Ross Griffin of Stark Excavating keeps an eye on crane operator John Quiram as he makes short work of the Mar-Len Hotel, 309 N. Center St., in early June 1988.
Located on the east side of the Illinois State Normal University campus, the handsome brick Georgian-style Milner Library building opened in 1940. When the current Milner Library opened in July 1976 on the north end of campus, the old Milner Library was eventually renamed Williams Hall. In other words, seen here is the old Milner Library when it was brand new.
This wonderful aerial photograph of Heyworth High School dates to January 23, 1933. The view is looking east-northeast into town.
In many ways, the Village of Heyworth hasn’t changed all that much, though most of the high school shown here is gone.
This late April 1958 scene shows Octavia High School student Marcella Brucker at a sewing machine working on a dress she planned to model for the May 1 Future Homemakers of America (FHA) fashion show.
Back in the summer of 1925 iron workers were completing the steel frame for the new Ensenberger’s furniture store high rise. This seven-story beauty was designed by local architect Arthur L. Pillsbury. It opened in May 1926, but Pillsbury had been killed in an automobile accident the previous October.
Peter J. Neuerburg owned The Gem from the late 1870s into the early 1880s. He is likely one of the unidentified gentlemen posing out front. Then Gem was located at 204 N. Center St., on the west side of the Courthouse (now Museum) Square.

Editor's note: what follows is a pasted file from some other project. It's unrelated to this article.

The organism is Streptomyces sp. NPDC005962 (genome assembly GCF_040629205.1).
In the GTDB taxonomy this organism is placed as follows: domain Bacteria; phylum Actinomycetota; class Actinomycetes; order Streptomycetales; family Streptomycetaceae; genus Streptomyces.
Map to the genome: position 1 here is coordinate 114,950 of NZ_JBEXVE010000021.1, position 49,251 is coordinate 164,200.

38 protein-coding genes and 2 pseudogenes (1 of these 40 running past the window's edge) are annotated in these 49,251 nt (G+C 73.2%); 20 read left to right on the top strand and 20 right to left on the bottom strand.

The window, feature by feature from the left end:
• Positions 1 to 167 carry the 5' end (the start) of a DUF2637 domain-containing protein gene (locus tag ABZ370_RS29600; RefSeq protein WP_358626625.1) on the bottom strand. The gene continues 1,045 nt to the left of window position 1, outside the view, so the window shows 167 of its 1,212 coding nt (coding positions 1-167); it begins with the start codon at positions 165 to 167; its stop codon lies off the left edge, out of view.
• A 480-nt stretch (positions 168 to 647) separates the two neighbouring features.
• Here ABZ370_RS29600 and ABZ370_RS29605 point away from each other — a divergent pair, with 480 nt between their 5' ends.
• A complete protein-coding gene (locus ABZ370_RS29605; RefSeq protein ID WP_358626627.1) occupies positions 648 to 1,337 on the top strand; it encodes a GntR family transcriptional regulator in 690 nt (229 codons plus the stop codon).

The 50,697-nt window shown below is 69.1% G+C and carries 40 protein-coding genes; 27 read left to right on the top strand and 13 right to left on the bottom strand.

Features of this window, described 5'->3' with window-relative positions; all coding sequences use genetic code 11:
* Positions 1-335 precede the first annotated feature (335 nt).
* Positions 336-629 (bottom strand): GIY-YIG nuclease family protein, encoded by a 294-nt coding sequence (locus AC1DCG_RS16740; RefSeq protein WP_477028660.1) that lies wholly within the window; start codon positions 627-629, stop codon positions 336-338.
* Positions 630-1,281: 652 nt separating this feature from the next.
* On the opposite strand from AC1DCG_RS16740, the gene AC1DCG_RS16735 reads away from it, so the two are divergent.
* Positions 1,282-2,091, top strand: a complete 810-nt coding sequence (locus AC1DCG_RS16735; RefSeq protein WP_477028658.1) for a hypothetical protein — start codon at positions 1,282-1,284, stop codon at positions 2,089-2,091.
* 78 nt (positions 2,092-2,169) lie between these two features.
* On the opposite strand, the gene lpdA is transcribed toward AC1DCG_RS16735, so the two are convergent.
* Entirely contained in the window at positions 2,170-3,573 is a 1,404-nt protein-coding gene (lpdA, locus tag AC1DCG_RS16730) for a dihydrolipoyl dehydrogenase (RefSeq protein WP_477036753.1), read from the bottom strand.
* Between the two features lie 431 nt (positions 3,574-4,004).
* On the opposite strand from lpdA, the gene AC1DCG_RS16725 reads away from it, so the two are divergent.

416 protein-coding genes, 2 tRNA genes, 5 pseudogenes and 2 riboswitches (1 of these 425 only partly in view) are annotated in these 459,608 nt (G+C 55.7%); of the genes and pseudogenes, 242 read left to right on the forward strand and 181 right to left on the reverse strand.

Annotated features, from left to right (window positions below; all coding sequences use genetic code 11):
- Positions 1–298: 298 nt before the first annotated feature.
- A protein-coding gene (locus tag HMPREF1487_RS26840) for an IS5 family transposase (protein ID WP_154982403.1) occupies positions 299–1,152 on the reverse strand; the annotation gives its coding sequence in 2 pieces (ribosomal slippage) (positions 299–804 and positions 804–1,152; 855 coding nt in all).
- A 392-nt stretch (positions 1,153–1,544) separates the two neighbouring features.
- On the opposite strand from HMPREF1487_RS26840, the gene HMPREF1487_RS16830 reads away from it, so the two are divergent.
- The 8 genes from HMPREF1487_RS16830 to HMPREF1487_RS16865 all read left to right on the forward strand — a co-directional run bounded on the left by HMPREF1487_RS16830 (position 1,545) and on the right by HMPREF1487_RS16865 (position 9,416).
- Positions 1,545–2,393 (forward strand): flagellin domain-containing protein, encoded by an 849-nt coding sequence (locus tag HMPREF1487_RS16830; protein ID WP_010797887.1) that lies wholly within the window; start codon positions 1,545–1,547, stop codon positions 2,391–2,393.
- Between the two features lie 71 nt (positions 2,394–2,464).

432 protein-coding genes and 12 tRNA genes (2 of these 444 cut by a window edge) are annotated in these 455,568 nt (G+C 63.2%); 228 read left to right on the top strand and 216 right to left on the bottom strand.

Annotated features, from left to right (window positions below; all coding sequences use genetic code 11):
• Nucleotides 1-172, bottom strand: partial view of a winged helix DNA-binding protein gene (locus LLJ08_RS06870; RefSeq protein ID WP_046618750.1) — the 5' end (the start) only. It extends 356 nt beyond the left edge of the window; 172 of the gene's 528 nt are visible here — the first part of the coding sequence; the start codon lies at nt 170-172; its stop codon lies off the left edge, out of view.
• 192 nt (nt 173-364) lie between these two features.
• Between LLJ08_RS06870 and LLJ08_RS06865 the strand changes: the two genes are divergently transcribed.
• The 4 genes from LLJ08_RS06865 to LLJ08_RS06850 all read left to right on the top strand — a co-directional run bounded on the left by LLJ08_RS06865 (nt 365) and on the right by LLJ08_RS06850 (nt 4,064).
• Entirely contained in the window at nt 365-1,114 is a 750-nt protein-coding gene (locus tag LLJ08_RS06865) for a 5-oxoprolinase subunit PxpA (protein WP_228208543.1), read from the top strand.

Buttons like this one, mentioned in the column, were sold to help raise funds for the expansion of the Chicago & Alton Railroad Shops on Bloomington’s west side. The button’s reverse side tells us it comes from famed button manufacturer Whitehead & Hoag Co. of Newark, NJ. As with most products manufactured in the U.S. at this time, it also had a “union label” indicating it was made by union labor. In this instance it’s stamped “Allied Printing Trades Council.”
What a coup for the McLean County Museum of History to have Douglas L. Wilson speak!
He is on any Abraham Lincoln fan's list of top Lincoln scholars in the nation. He is the leading authority on the work of William Herndon, Lincoln's long-time law partner and biographer which dominates any study of Lincoln before the White House.
Home Sweet Home City Rescue Mission (now known as Home Sweet Home Ministries) has provided “food, shelter, and hope to the hungry, homeless, and hurting” since 1917.
After twelve years as a Pantagraph reporter, Gerald “Jerry” Sohl (left) decided to pick up his family and head to California to become a full-time science fiction and fantasy writer. Seen here are his wife Jean Gordon, son Allan, and daughters Marty and Jennifer (we’re not sure who’s who, daughter-wise). Sohl already had nine novels published and would become a successful television scriptwriter.
Wow, how the Town of Normal has changed since 1954! If you’re having trouble getting your bearings, the view is to the northeast.
These tough guys are Normal volunteer firefighters, though the photo is undated and no one is identified. For much of the town’s history, Normal’s fire department was operated on a volunteer basis. The department went professional in 1969, and nine years later, in 1978, Normal firefighters organized Local 2442 of the International Association of Fire Fighters.